Government attorneys argued in federal court Monday that Occupy Minnesota protesters voluntarily participated in a law enforcement training program when they allegedly got high at the behest of police last year.
The activists are suing a number of police officers and departments across the state, claiming they were subjects of an experiment that violated their constitutional due process and free speech rights. They say police gave them marijuana in April 2012 as part of a state Drug Recognition Evaluator (DRE) program that trains officers how to spot symptoms of intoxication.
“They used these kids as things,” Alan Milstein, an attorney for the plaintiffs, told a federal judge Monday. “They used them as guinea pigs … and that’s wrong.”
Attorneys for the law enforcement agencies said the protesters willingly took part in the evaluation and were aware of what it entailed. They have not conceded that any officers gave protesters drugs.
Monday’s hearing on a motion to dismiss the civil case comes 10 months after the Hennepin County attorney’s office opted not to charge any officers with criminal wrongdoing, citing a lack of evidence. The DRE program resumed this June, after a yearlong hiatus, with an important tweak: Officers will now go to California to study intoxicated people.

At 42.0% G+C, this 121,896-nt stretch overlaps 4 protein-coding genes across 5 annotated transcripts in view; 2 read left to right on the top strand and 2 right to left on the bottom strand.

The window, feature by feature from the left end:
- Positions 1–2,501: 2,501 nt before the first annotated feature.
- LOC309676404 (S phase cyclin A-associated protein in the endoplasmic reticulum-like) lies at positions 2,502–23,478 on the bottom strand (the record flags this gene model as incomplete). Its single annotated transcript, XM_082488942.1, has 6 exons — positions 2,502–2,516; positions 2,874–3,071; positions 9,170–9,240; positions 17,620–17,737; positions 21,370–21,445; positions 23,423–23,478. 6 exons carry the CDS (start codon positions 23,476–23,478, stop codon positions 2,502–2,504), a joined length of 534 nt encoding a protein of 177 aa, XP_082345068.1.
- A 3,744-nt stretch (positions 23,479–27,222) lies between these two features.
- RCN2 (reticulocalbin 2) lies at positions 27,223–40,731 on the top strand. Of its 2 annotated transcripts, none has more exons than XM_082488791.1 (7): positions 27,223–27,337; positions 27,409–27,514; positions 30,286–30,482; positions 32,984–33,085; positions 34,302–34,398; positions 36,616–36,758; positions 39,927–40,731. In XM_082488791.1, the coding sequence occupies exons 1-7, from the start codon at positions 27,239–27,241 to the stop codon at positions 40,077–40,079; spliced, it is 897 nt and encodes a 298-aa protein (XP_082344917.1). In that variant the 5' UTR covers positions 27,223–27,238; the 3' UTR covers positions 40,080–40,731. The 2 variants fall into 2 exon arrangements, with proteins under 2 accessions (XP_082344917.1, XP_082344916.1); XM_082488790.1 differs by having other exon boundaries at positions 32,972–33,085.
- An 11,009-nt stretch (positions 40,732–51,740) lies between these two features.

The DRE program is practiced by law enforcement agencies across the country. Normally, however, officers seek out and examine people who are already impaired.
But the suit alleges, for example, that they gave one activist, Forest Olivier, large quantities of marijuana in the back of a squad car and took him to a testing facility to be evaluated.
Jason Hiveley, an attorney representing several government defendants, said those who took part “knew exactly what they were getting into.” Rather than an “experiment,” he said this was merely an “evaluation of individuals who are using marijuana.”
Milstein, who is based in New Jersey and counts clinical trial litigation among his specialties, countered that the activists were not acting on their own volition, instead calling it coercion.
Much of the discussion during Monday’s hearing centered around the alleged First Amendment infringement. The activists claim they were targeted for evaluation because they were protesting, but they must prove it had a chilling effect on other Occupy Minnesota participants.
“These individuals not only had a right to stay, but they went right back to what they were doing,” Hiveley said.
The judge in the case, Franklin L. Noel, will weigh the arguments and make a ruling on the motion to dismiss.